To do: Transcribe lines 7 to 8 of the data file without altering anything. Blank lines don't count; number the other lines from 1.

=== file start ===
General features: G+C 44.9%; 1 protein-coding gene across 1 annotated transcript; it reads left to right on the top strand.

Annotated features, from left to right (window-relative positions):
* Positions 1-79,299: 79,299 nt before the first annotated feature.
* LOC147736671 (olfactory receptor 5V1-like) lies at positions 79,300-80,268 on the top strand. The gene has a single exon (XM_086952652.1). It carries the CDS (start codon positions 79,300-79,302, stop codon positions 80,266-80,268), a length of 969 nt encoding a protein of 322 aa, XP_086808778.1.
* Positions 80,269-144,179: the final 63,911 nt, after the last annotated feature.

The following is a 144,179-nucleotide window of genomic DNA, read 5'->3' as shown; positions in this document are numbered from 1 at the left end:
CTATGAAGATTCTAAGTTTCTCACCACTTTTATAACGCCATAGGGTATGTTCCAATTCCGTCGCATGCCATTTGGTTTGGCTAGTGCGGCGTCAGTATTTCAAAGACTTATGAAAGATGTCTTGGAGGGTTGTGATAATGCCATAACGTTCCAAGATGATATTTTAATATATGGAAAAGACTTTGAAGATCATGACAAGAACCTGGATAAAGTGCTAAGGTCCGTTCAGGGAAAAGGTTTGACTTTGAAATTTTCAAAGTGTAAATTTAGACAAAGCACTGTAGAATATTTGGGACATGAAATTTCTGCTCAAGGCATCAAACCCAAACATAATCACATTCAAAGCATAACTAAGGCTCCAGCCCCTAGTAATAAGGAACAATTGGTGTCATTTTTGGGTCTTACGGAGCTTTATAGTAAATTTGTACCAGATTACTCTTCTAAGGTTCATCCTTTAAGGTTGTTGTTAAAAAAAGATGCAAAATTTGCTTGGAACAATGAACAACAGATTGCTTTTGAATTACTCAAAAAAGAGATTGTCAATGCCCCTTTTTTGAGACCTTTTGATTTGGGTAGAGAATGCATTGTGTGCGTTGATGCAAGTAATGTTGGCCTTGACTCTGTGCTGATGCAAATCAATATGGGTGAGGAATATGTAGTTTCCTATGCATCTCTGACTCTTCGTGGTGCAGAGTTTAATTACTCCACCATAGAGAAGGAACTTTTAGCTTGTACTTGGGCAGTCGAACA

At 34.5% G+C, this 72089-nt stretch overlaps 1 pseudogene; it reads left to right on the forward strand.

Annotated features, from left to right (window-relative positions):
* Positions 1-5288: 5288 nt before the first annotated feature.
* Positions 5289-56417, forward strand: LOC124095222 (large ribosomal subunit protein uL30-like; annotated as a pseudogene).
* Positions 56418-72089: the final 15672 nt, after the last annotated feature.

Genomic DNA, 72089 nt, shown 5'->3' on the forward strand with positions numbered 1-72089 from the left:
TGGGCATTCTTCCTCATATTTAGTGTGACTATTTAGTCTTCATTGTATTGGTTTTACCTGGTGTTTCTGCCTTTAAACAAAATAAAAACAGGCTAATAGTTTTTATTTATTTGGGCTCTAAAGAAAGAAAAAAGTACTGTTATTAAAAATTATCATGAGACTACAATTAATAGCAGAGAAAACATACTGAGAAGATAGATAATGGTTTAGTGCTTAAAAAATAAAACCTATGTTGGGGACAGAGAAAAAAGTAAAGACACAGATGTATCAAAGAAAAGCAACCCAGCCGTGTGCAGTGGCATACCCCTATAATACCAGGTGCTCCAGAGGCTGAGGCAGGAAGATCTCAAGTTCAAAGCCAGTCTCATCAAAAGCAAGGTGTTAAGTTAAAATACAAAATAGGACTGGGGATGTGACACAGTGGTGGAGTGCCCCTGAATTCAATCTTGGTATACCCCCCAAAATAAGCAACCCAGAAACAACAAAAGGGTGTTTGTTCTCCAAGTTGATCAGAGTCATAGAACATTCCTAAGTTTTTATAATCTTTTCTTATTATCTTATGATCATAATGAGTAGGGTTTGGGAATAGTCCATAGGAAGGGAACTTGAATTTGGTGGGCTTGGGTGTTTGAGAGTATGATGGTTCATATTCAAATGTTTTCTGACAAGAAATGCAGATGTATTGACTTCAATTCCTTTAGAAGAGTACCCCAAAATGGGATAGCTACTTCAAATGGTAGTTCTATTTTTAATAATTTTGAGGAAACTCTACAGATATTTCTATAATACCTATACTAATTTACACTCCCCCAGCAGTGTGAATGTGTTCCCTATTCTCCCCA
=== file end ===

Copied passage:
CTATGAAGATTCTAAGTTTCTCACCACTTTTATAACGCCATAGGGTATGTTCCAATTCCGTCGCATGCCATTTGGTTTGGCTAGTGCGGCGTCAGTATTTCAAAGACTTATGAAAGATGTCTTGGAGGGTTGTGATAATGCCATAACGTTCCAAGATGATATTTTAATATATGGAAAAGACTTTGAAGATCATGACAAGAACCTGGATAAAGTGCTAAGGTCCGTTCAGGGAAAAGGTTTGACTTTGAAATTTTCAAAGTGTAAATTTAGACAAAGCACTGTAGAATATTTGGGACATGAAATTTCTGCTCAAGGCATCAAACCCAAACATAATCACATTCAAAGCATAACTAAGGCTCCAGCCCCTAGTAATAAGGAACAATTGGTGTCATTTTTGGGTCTTACGGAGCTTTATAGTAAATTTGTACCAGATTACTCTTCTAAGGTTCATCCTTTAAGGTTGTTGTTAAAAAAAGATGCAAAATTTGCTTGGAACAATGAACAACAGATTGCTTTTGAATTACTCAAAAAAGAGATTGTCAATGCCCCTTTTTTGAGACCTTTTGATTTGGGTAGAGAATGCATTGTGTGCGTTGATGCAAGTAATGTTGGCCTTGACTCTGTGCTGATGCAAATCAATATGGGTGAGGAATATGTAGTTTCCTATGCATCTCTGACTCTTCGTGGTGCAGAGTTTAATTACTCCACCATAGAGAAGGAACTTTTAGCTTGTACTTGGGCAGTCGAACA

At 34.5% G+C, this 72089-nt stretch overlaps 1 pseudogene; it reads left to right on the forward strand.